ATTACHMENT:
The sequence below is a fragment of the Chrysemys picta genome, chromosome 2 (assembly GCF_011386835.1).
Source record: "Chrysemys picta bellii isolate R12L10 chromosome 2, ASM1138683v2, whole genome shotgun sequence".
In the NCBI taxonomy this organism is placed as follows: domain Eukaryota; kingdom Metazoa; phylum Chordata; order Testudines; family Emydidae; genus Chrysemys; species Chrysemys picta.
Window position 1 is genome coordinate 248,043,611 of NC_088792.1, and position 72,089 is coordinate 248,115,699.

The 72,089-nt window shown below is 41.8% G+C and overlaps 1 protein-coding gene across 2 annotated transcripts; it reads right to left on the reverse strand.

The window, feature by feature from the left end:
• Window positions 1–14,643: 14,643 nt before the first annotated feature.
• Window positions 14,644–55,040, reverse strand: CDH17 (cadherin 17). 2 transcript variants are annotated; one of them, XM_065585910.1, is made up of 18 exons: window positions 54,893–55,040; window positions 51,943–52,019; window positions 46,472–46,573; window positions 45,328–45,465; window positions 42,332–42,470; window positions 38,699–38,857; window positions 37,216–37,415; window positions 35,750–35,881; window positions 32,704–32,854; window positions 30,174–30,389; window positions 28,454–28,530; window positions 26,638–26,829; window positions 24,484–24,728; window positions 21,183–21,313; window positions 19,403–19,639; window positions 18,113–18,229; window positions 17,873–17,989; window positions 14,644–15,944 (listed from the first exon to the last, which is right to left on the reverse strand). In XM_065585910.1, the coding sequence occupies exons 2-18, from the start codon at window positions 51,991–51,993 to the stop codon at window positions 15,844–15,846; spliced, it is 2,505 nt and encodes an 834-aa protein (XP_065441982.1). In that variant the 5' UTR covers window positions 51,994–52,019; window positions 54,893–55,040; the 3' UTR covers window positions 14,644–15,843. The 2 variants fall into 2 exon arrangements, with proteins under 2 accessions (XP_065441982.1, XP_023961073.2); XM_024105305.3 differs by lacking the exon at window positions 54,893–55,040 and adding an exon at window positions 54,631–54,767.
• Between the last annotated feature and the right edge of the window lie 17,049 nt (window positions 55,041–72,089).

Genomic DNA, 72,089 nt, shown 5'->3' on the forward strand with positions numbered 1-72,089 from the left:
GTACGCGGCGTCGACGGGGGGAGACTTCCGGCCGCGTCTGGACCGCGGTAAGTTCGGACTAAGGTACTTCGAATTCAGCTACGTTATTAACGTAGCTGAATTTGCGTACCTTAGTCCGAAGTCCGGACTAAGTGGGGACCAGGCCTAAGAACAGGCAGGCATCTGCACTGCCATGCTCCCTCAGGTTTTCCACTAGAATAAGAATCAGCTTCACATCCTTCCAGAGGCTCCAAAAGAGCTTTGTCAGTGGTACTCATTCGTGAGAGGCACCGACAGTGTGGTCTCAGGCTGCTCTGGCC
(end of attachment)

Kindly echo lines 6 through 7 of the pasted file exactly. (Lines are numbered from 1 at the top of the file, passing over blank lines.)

The window, feature by feature from the left end:
• Window positions 1–14,643: 14,643 nt before the first annotated feature.